The deer are scattered and will move in response to hunting pressure and weather.
Bounded on N by Deep Creek; on E and S by Colorado River; on W by Canyon Creek.
Expect mild weather with light snow in the 1st season, with roads becoming impassable in the upper half of the area by the 3rd season. The high country in GMU 24 is prone to heavy snowstorms in late seasons. Heavy snowstorms can strand hunters on Flattops after 1st season. While there is a great deal of public land, hunting pressure is heavy especially in northern half of GMUs 23 and 24.
4WD is necessary on all but the few main paved roads. Half of the area is roadless - which makes for very good hunting if you can walk or pack in. You may encounter heavy ATV traffic in GMUs 12, 23 and 33. Hunters in GMU 25 and 26 can gain access using Forest Service Road 610 (Stump Park Rd) or USFS Road 613 (Crescent Lake Rd).
8% Private, 92% Public, 73% USFS, 19% BLM
The deer are scattered and will move in response to hunting pressure and weather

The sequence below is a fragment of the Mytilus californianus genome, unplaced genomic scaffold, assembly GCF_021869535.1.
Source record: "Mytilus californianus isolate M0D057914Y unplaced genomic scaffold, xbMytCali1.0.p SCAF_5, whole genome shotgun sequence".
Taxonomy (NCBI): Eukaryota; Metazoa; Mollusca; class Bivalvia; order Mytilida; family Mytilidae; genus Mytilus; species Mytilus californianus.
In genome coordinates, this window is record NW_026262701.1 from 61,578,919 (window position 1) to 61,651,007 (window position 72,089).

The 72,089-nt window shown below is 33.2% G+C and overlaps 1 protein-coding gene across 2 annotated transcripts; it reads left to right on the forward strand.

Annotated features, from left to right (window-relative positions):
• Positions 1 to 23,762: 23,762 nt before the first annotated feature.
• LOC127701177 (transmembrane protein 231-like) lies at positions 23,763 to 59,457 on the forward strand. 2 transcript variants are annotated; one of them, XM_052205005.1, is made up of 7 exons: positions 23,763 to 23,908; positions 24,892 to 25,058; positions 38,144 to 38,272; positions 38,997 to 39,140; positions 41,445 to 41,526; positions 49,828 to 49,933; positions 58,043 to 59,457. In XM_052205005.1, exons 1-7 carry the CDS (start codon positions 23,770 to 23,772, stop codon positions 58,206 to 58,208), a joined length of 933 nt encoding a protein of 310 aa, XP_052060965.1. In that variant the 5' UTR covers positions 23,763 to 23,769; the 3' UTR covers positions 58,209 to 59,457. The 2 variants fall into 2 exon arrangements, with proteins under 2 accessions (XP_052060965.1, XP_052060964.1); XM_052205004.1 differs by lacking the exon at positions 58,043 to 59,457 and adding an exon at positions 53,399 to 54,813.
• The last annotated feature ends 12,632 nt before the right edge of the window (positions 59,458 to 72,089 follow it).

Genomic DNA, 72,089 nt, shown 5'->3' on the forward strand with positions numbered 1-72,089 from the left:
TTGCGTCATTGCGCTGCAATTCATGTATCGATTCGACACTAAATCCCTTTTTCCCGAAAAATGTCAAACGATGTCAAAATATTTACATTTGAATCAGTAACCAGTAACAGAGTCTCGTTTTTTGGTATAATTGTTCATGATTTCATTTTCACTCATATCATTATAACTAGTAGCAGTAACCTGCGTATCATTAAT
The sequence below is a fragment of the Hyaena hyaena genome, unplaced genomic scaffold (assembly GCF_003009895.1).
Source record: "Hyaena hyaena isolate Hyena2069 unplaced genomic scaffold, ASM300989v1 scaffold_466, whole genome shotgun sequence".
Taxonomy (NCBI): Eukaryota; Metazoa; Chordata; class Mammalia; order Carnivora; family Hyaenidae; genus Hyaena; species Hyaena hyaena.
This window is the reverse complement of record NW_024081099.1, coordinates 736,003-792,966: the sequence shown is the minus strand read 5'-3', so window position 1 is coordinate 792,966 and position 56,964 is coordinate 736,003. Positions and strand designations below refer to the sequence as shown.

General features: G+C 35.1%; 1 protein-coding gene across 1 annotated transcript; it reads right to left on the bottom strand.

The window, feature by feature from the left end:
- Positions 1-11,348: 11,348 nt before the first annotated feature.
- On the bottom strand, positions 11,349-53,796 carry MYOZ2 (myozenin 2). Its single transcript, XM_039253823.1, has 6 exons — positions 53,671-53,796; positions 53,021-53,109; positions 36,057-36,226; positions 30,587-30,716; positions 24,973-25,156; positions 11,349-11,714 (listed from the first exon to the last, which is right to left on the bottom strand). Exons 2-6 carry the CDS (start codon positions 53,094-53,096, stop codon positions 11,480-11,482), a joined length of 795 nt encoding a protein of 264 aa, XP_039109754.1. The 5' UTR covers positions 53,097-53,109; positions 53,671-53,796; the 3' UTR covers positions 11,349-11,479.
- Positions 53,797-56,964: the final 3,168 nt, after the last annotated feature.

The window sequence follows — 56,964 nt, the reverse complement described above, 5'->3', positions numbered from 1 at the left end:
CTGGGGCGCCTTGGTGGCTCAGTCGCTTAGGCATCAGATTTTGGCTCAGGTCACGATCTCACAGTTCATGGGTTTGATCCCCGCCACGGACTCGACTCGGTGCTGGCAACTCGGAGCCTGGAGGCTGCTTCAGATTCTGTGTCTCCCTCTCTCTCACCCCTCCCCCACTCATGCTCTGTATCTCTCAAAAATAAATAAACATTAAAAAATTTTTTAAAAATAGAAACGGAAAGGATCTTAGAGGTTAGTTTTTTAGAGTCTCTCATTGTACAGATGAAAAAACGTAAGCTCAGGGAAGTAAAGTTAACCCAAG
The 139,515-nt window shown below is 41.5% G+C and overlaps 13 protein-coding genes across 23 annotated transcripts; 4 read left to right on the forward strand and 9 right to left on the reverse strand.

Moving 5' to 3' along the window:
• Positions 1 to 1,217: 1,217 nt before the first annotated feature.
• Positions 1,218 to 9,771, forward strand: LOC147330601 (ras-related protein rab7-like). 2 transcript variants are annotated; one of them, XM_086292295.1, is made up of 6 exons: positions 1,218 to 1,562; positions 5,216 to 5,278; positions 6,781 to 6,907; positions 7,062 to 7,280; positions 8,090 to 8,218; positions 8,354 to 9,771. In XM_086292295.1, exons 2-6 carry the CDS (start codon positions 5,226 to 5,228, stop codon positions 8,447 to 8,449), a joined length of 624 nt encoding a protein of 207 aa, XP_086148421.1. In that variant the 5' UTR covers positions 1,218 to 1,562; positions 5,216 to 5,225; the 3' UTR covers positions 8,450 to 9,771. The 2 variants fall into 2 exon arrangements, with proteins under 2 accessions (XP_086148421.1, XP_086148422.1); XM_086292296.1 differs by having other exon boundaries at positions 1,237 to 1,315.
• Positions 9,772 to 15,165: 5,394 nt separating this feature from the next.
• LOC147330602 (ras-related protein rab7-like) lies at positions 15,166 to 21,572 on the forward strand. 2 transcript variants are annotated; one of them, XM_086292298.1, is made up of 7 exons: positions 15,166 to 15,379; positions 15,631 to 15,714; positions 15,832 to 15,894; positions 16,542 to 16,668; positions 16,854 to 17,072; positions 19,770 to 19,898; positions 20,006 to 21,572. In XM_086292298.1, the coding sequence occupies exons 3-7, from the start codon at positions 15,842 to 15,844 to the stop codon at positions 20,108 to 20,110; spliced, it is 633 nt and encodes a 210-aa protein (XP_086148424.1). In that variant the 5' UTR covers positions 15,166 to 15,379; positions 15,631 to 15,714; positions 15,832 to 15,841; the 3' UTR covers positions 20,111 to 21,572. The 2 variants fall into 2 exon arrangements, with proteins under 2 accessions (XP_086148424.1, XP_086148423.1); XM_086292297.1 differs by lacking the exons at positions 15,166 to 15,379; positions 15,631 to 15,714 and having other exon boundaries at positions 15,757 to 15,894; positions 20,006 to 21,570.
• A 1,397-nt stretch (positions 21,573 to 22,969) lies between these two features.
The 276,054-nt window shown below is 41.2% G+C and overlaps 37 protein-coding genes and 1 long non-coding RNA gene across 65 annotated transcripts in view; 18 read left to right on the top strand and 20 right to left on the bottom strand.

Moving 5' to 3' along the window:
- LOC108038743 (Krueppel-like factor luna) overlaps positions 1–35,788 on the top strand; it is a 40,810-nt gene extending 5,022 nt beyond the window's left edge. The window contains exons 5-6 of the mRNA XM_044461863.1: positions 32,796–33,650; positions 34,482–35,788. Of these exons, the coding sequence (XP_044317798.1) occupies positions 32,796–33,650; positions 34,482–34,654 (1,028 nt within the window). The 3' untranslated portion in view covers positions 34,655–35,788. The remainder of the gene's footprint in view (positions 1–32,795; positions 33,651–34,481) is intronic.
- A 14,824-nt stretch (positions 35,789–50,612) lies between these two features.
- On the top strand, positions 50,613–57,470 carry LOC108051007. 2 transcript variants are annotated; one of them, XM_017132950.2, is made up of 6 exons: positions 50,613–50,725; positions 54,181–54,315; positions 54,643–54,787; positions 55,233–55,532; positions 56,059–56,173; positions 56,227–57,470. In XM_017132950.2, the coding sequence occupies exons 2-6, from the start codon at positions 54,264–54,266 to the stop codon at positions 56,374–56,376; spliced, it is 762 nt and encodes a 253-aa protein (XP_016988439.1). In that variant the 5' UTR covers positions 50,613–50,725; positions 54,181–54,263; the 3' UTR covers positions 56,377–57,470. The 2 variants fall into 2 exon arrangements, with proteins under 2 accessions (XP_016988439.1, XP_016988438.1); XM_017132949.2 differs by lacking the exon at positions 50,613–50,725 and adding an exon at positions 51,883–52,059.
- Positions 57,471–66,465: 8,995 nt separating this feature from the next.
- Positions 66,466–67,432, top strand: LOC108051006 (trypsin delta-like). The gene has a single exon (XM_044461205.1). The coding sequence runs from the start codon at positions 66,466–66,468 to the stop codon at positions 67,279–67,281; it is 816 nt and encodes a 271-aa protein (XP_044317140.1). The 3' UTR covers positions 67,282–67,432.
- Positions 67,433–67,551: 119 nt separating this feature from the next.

Public land and private land percentages can sometime be misleading. A unit may have 80% public land, but a particluar species may only occupy 20% on the entire area. And that 20% species distribution may lie 100% within private lands. Does that sound confusing? Just remember that there are always exceptions to the rule, and land ownership is just one piece of the puzzle.
Deer Management Plan
White River offers variety and extremes. Several peaks in the Flattop Wilderness are 12,200ft in elevation. Elevation drops to 5,300ft near Rifle. The lower elevation vegetation starts out with sage, progressing to oakbrush/mtn brush, aspen, evergreens and alpine tundra.
Weather can vary by elevation. See how weather varies by elevation within a unit by selecting an elevation range. Elevation ranges are based on weather stations in or near the unit. Not all weather elements are available within the unit.
Use temperature ranges to plan and prepare for your hunt. Large swings indicate a good layering system should be used.
Be sure to make note of the extreme temperatures as these often pose the greatest risk to hunters.
If you plan on hunting in higher elevation, as a rule of thumb, expect the tempture to decrease roughly 5° for every 1000' in elevation gain.
The deer are scattered and will move in response to hunting pressure and weather. On National Forest lands, deer hunting is generally better in early seasons. Deer densities are lower across GMU 24 than other units, but hunters can find deer on the south